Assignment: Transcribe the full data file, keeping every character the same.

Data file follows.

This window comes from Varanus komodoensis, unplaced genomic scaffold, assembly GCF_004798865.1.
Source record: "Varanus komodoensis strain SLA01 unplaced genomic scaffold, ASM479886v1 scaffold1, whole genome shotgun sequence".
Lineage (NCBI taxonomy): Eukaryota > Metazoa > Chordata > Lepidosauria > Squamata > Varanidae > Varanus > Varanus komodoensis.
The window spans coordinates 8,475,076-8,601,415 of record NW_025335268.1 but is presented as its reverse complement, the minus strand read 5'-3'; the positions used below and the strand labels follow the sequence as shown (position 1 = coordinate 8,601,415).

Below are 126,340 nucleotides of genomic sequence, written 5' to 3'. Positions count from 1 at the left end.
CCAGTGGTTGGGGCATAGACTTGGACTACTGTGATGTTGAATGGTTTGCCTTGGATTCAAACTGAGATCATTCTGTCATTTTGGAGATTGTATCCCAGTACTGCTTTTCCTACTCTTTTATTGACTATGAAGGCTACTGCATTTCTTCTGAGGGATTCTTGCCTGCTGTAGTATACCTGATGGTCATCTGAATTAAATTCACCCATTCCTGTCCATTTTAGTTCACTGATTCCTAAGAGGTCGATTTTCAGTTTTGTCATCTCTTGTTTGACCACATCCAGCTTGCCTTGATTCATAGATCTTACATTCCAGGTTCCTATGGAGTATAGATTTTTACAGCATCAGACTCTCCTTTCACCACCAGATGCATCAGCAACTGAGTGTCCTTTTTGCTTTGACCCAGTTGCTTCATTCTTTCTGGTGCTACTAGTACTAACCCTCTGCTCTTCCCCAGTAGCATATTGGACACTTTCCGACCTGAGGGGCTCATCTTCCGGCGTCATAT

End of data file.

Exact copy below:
This window comes from Varanus komodoensis, unplaced genomic scaffold, assembly GCF_004798865.1.
Source record: "Varanus komodoensis strain SLA01 unplaced genomic scaffold, ASM479886v1 scaffold1, whole genome shotgun sequence".
Lineage (NCBI taxonomy): Eukaryota > Metazoa > Chordata > Lepidosauria > Squamata > Varanidae > Varanus > Varanus komodoensis.
The window spans coordinates 8,475,076-8,601,415 of record NW_025335268.1 but is presented as its reverse complement, the minus strand read 5'-3'; the positions used below and the strand labels follow the sequence as shown (position 1 = coordinate 8,601,415).

Below are 126,340 nucleotides of genomic sequence, written 5' to 3'. Positions count from 1 at the left end.
CCAGTGGTTGGGGCATAGACTTGGACTACTGTGATGTTGAATGGTTTGCCTTGGATTCAAACTGAGATCATTCTGTCATTTTGGAGATTGTATCCCAGTACTGCTTTTCCTACTCTTTTATTGACTATGAAGGCTACTGCATTTCTTCTGAGGGATTCTTGCCTGCTGTAGTATACCTGATGGTCATCTGAATTAAATTCACCCATTCCTGTCCATTTTAGTTCACTGATTCCTAAGAGGTCGATTTTCAGTTTTGTCATCTCTTGTTTGACCACATCCAGCTTGCCTTGATTCATAGATCTTACATTCCAGGTTCCTATGGAGTATAGATTTTTACAGCATCAGACTCTCCTTTCACCACCAGATGCATCAGCAACTGAGTGTCCTTTTTGCTTTGACCCAGTTGCTTCATTCTTTCTGGTGCTACTAGTACTAACCCTCTGCTCTTCCCCAGTAGCATATTGGACACTTTCCGACCTGAGGGGCTCATCTTCCGGCGTCATAT